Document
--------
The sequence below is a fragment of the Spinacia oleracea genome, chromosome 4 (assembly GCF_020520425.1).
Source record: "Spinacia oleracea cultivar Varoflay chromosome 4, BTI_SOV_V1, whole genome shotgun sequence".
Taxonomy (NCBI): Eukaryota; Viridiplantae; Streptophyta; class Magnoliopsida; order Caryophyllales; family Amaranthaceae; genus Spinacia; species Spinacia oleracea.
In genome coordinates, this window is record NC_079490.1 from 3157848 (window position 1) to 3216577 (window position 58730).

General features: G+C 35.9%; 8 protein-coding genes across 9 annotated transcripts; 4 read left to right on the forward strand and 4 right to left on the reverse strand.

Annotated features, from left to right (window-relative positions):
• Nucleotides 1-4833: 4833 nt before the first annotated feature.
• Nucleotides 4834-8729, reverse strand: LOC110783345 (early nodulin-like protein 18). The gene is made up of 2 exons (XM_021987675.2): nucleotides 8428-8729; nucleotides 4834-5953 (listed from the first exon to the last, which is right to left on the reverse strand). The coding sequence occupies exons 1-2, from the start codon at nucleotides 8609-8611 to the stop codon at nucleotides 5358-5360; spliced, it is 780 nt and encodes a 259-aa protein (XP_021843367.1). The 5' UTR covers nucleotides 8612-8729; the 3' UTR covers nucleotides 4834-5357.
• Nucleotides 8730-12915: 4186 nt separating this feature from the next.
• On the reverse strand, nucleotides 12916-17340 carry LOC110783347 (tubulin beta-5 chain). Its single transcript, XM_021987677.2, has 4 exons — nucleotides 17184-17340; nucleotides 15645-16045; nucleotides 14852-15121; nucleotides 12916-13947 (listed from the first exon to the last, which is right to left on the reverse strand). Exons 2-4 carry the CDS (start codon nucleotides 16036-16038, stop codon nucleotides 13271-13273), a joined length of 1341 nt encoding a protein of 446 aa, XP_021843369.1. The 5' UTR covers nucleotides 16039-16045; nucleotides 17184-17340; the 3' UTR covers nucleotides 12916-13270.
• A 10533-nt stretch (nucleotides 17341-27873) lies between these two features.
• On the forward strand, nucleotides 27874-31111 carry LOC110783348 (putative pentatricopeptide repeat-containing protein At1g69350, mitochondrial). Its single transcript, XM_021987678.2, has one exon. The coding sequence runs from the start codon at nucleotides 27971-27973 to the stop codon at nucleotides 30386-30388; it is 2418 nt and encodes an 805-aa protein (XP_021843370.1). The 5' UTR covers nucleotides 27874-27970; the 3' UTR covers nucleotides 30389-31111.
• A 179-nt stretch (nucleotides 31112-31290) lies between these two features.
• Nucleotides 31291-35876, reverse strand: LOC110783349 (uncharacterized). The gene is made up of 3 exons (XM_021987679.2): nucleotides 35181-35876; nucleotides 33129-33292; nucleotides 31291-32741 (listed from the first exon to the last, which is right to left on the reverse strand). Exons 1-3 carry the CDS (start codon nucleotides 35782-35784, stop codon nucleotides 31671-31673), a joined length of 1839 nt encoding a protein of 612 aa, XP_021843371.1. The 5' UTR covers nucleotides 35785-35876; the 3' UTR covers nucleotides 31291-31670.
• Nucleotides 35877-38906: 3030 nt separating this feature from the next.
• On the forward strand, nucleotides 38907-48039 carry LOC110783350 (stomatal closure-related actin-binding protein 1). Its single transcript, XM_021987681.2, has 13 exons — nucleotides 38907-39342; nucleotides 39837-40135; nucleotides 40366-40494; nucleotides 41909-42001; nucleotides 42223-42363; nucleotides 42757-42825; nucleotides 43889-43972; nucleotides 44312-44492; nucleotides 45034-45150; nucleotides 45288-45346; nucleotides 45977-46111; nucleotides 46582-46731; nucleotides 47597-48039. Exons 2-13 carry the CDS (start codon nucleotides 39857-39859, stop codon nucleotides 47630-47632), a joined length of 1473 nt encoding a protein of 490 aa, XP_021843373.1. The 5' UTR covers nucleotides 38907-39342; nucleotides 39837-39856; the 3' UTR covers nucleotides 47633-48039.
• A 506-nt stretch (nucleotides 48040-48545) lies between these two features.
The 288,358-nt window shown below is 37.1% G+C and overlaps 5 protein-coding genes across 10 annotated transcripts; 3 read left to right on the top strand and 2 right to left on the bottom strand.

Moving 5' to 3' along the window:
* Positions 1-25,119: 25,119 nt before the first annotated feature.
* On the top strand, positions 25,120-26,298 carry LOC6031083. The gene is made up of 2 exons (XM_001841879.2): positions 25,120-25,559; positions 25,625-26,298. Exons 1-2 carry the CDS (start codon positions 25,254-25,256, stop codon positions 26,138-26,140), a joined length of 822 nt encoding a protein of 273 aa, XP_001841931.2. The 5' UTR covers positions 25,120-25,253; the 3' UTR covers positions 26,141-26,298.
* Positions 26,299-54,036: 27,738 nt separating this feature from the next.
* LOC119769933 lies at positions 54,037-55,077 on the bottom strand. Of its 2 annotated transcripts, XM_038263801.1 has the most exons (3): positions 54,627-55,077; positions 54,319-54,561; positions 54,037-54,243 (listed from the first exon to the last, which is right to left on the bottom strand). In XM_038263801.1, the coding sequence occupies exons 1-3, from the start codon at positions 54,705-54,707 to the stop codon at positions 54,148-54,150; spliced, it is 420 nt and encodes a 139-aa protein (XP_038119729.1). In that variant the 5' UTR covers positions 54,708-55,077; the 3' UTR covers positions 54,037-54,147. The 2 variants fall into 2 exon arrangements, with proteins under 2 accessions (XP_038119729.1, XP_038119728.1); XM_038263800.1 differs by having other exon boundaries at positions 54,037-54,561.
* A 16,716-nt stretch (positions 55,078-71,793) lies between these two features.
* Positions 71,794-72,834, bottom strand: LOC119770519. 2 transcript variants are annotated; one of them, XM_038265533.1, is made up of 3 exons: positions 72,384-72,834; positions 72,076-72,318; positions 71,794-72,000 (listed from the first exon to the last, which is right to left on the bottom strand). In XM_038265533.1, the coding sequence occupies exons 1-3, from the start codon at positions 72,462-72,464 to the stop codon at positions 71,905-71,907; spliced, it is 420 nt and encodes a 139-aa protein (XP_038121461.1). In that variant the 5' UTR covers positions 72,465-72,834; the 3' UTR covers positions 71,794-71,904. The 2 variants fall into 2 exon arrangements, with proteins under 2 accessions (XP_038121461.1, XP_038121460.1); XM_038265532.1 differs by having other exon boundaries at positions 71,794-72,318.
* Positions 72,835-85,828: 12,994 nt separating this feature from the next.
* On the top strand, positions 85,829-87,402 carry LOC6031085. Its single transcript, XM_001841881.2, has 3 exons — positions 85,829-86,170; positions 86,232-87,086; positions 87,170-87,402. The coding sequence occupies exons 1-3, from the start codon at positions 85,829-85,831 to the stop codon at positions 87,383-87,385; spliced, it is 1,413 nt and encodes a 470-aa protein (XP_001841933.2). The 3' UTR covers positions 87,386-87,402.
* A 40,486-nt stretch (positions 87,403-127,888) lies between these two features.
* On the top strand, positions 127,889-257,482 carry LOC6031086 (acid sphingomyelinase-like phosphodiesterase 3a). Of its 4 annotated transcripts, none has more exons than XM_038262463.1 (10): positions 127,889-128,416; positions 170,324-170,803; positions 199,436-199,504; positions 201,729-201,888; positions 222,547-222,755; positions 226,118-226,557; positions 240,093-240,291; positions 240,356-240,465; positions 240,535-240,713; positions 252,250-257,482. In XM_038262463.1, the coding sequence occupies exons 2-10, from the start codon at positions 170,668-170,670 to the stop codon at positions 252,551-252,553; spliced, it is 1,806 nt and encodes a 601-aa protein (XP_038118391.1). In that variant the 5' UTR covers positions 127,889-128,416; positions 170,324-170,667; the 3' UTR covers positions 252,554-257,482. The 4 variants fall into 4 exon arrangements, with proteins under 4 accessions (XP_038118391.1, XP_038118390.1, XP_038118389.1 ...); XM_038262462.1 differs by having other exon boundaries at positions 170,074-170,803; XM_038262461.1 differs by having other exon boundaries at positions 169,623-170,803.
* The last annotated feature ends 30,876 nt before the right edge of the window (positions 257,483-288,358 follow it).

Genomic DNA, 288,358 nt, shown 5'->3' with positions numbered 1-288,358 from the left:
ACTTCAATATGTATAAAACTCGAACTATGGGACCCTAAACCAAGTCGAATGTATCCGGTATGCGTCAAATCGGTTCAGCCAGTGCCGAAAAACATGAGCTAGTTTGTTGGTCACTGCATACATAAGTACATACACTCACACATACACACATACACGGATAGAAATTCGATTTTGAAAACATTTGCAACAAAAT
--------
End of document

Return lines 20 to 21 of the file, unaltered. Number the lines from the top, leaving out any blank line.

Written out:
* Positions 1-25,119: 25,119 nt before the first annotated feature.
* On the top strand, positions 25,120-26,298 carry LOC6031083. The gene is made up of 2 exons (XM_001841879.2): positions 25,120-25,559; positions 25,625-26,298. Exons 1-2 carry the CDS (start codon positions 25,254-25,256, stop codon positions 26,138-26,140), a joined length of 822 nt encoding a protein of 273 aa, XP_001841931.2. The 5' UTR covers positions 25,120-25,253; the 3' UTR covers positions 26,141-26,298.